SSRI Therapy to Manage Depression in Patients With Hepatitis C Virus: A 72 Week Retrospective Study
Methods: This was a retrospective cohort study that recruited patients from baseline (week 0) to follow up (week 72) who previously underwent and completed pegylated interferon treatment for HCV at a gastroenterology clinic in northeast Georgia. The sampling frame comprised a list of 456 patients with a HCV diagnosis attending this clinic. Patients meeting the following criteria were included in the study: HCV positive, received treatment, completed treatment, and returned for follow up. Patients were excluded from the study if they did not complete the prescribed treatment or completed treatment but failed to return for follow up. Approximately 240 (43%) patients received combination therapy for HCV but after applying inclusion and exclusion criteria only 46 (19%) were included in the study sample. The primary outcome was sustained virological response (SVR) and was measured by a laboratory test known as HCV by polymerase chain reaction. The exposure of interest in this study was treatment with SSRI therapy. Cytokine-induced depression was determined using self-reported neuropsychiatric symptoms recorded in the medical record. A bivariate analysis was performed to determine the relation between the primary outcome and SSRI use. A bivariate analysis stratified by cytokine-induced depression was performed to assess the effect of cytokine-induced depression on the outcome. Generalized estimating equations were used in a multivariate analysis to estimate change in HCV viral logs over time and to control for potential confounding variables. An autoregressive correlation matrix was used to account for the correlations of measurements over time.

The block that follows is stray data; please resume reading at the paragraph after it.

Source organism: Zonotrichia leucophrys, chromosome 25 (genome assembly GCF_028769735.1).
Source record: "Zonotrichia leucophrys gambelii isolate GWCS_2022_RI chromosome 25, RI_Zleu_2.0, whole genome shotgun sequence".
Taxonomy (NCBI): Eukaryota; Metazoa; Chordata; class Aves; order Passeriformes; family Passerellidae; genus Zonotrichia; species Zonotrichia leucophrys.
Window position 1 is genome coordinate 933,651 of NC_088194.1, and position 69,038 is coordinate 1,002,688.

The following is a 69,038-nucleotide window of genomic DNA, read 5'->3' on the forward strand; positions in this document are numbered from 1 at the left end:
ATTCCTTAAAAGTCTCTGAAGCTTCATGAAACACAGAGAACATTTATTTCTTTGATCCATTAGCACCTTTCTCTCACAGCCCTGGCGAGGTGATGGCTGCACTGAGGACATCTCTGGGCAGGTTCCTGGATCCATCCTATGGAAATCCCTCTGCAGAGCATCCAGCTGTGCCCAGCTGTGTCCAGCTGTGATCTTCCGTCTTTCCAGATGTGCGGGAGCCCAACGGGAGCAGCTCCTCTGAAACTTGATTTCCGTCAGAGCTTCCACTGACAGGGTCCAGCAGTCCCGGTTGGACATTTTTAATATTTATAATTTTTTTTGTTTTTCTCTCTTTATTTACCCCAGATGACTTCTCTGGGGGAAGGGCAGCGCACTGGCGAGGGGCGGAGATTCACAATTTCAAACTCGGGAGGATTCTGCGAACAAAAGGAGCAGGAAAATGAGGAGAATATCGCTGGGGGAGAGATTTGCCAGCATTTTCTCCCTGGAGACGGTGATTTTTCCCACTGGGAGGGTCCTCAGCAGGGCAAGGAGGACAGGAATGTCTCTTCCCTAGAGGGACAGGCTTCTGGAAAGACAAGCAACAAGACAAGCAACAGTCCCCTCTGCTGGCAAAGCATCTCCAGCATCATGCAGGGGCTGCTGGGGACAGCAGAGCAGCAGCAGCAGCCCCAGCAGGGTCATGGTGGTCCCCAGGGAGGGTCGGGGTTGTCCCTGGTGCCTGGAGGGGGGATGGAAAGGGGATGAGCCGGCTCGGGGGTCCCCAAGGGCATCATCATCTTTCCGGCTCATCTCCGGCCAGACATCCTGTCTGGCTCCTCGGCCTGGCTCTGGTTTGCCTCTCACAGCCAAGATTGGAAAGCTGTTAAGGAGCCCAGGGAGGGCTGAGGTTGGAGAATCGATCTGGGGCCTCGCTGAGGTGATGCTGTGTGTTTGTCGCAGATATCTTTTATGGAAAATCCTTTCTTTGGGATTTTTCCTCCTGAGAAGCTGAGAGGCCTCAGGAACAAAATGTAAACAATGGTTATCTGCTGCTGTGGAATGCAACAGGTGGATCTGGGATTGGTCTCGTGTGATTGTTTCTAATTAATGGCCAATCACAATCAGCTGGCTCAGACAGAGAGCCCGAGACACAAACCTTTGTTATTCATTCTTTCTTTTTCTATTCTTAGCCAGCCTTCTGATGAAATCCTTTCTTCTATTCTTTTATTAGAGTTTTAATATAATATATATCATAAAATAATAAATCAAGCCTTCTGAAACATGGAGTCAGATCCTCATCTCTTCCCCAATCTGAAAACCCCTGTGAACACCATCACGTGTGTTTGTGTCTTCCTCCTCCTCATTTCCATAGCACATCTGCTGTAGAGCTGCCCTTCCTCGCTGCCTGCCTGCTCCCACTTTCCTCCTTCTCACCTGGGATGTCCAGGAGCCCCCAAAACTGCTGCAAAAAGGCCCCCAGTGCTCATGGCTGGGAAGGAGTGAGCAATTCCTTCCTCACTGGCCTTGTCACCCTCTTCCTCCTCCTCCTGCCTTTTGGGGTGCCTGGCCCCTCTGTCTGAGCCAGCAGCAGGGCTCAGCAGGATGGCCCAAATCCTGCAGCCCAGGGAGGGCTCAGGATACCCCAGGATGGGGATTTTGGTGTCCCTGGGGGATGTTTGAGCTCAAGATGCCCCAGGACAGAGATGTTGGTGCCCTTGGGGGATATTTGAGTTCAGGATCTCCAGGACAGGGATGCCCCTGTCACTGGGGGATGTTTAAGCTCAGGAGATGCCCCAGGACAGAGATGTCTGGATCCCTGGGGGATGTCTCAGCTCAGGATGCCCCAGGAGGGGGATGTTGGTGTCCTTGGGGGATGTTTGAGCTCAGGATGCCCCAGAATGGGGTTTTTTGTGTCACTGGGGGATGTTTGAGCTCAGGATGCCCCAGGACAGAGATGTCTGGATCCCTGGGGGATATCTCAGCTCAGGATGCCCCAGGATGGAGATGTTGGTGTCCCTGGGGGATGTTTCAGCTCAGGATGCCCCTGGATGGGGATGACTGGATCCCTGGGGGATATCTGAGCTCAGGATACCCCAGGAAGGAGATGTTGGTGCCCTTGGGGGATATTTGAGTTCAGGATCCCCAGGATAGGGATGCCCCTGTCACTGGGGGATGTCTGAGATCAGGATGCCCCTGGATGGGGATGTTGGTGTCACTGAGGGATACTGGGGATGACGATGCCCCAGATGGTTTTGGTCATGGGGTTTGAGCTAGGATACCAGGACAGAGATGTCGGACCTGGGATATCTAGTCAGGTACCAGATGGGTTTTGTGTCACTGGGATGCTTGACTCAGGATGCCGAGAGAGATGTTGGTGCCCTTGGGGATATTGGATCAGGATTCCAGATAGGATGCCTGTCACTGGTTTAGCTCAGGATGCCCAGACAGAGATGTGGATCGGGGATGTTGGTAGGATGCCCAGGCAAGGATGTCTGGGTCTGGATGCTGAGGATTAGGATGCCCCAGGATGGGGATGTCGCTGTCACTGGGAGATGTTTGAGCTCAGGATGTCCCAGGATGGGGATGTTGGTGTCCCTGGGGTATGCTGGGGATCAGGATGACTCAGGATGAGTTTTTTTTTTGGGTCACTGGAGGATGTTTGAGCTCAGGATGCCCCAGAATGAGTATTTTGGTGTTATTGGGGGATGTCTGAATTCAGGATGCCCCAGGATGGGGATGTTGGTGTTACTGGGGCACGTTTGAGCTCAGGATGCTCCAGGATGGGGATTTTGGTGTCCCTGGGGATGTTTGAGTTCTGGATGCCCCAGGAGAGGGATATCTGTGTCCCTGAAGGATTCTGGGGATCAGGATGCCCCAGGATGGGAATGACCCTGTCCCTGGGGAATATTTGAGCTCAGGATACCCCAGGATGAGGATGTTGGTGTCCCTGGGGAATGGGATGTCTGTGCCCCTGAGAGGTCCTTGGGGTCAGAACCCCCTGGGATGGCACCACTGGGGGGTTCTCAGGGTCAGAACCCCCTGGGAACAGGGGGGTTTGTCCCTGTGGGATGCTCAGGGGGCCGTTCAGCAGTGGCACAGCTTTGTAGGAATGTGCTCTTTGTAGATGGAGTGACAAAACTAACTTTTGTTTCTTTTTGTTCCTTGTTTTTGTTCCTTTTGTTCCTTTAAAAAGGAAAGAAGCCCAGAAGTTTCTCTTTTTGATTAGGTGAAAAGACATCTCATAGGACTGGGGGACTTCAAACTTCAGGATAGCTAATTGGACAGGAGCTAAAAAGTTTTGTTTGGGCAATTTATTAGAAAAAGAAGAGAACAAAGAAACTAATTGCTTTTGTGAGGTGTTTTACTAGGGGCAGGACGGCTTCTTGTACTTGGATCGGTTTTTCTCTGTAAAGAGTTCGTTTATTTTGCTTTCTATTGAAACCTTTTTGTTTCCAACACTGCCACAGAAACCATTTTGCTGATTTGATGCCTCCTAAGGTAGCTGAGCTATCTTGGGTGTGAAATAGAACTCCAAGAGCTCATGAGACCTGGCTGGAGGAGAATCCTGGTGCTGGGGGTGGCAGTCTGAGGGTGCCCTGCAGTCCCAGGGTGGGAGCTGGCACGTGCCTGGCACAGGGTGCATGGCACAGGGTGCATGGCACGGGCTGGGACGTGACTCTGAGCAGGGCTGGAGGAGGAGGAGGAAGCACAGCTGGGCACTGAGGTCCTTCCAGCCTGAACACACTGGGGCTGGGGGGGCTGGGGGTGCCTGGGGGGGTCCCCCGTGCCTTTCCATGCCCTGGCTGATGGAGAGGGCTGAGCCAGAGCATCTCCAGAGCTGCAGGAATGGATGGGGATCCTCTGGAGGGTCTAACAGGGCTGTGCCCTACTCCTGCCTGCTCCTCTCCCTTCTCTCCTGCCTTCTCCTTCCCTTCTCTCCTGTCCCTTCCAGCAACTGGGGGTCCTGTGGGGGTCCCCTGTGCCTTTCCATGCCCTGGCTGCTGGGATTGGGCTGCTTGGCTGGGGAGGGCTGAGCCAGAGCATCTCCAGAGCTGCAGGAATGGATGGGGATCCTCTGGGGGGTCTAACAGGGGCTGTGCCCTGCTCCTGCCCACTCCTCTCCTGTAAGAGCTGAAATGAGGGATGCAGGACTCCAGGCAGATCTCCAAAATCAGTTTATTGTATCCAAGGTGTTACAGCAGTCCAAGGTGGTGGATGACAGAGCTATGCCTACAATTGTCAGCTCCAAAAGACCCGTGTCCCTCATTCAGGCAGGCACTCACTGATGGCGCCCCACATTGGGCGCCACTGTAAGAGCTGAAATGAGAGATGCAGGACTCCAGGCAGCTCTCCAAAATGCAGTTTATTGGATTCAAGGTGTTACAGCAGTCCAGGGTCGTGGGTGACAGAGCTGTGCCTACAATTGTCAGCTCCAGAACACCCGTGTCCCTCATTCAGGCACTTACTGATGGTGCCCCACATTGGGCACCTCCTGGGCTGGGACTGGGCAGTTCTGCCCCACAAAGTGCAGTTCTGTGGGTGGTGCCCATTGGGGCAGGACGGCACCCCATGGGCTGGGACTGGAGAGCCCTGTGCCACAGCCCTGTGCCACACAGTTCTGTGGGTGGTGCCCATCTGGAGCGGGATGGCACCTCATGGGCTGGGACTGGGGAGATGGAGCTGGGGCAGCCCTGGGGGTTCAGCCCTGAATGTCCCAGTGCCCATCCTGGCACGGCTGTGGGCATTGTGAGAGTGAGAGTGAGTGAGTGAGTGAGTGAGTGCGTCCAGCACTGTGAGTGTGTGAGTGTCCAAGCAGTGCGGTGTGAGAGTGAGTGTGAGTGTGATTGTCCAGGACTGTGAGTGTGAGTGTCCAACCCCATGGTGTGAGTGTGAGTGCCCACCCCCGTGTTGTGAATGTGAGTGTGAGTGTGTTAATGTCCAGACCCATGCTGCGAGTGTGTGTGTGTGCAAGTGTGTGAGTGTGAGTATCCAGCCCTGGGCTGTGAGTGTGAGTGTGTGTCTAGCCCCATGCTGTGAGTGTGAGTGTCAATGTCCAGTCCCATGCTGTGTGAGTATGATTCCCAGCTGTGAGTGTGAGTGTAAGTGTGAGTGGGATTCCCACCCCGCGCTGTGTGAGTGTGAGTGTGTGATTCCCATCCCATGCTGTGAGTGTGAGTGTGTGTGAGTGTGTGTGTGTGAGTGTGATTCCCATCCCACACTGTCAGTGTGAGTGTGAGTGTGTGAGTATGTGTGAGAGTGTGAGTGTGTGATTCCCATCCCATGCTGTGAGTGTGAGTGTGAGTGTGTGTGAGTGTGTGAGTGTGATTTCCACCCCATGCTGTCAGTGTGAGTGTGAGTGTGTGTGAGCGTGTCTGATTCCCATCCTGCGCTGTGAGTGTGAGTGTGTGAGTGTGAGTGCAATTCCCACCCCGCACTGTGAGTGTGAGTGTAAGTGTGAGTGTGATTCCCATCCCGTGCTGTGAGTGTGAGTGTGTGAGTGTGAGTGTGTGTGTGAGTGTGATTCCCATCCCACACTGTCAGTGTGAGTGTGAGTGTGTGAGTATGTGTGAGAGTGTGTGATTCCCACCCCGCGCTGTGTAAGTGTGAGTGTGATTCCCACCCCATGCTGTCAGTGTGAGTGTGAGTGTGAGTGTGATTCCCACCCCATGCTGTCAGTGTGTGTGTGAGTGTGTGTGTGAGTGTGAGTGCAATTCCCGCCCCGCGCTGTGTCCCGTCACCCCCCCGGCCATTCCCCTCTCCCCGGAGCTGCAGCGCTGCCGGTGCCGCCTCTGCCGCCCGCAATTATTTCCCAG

Results: SSRI therapy did not adversely impact the proportion of patients achieving SVR (P=0.50), and neither did cytokine-induced depression (P=0.62). In a multivariate longitudinal analysis, the mean slope of HCV RNA levels declined faster over time in patients without cytokine-induced depression in comparison to patients with cytokine-induced depression (P=0.05), and the mean slope of HCV RNA levels declined similarly over time in patients with and without SSRI therapy.
Conclusions and Implications: In this retrospective cohort study, SSRI therapy did not interfere with immune activation dynamics of pegylated interferon, and patients without cytokine-induced depression developed quicker responses and suppressed HCV replication more favorably over time. This suggests mental health professionals may safely adopt a practice of recommending SSRI therapy to manage cytokine-induced depression with limited concerns of it adversely impacting likelihood of a viral cure of HCV.